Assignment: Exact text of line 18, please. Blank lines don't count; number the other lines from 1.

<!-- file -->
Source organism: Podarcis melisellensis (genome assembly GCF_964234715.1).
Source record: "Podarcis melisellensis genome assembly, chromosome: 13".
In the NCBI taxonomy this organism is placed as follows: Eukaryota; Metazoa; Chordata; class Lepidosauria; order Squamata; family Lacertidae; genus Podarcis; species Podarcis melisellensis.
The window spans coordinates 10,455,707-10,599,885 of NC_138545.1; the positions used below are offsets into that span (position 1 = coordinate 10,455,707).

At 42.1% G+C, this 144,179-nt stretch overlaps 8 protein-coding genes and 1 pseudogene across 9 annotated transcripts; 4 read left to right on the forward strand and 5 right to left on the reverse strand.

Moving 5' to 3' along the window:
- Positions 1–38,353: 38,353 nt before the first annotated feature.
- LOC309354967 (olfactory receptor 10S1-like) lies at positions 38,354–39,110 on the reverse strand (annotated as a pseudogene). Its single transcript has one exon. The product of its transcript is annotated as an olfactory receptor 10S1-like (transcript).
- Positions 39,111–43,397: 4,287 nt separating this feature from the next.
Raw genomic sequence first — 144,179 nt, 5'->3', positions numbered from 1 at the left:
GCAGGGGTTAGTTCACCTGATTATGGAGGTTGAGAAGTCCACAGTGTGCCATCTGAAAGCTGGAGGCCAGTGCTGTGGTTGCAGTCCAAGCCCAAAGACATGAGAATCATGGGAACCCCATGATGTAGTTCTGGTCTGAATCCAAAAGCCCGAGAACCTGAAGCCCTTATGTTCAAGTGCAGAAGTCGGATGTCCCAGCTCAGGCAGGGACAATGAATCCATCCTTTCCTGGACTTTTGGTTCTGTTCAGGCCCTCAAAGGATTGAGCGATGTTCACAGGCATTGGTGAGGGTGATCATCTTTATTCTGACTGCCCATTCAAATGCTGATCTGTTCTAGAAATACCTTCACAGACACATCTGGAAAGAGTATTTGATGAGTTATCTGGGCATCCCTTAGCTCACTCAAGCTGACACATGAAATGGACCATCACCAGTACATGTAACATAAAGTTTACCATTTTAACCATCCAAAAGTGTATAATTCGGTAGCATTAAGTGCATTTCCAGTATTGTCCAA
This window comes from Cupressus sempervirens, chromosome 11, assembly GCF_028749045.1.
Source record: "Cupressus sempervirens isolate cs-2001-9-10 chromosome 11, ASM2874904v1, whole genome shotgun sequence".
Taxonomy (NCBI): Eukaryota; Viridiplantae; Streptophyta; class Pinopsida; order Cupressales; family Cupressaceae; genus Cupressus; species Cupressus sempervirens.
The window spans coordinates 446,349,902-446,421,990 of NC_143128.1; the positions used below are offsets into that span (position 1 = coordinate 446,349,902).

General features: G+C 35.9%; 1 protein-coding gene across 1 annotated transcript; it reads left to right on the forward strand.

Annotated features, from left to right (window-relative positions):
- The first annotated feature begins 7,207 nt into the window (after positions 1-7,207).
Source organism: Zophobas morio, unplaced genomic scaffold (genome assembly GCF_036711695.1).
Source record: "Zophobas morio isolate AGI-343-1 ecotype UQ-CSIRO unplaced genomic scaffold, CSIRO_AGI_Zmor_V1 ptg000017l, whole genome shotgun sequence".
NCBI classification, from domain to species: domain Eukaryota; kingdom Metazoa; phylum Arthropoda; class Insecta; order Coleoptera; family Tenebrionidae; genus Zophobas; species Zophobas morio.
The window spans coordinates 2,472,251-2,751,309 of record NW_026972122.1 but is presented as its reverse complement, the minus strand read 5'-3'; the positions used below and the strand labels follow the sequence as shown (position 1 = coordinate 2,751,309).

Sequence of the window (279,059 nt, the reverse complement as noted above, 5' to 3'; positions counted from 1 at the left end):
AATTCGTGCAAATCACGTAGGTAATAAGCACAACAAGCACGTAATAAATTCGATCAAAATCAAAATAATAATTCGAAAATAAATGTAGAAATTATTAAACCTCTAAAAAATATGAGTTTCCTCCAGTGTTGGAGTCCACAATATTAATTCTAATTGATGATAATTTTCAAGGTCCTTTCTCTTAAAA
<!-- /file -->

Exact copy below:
- The first annotated feature begins 7,207 nt into the window (after positions 1-7,207).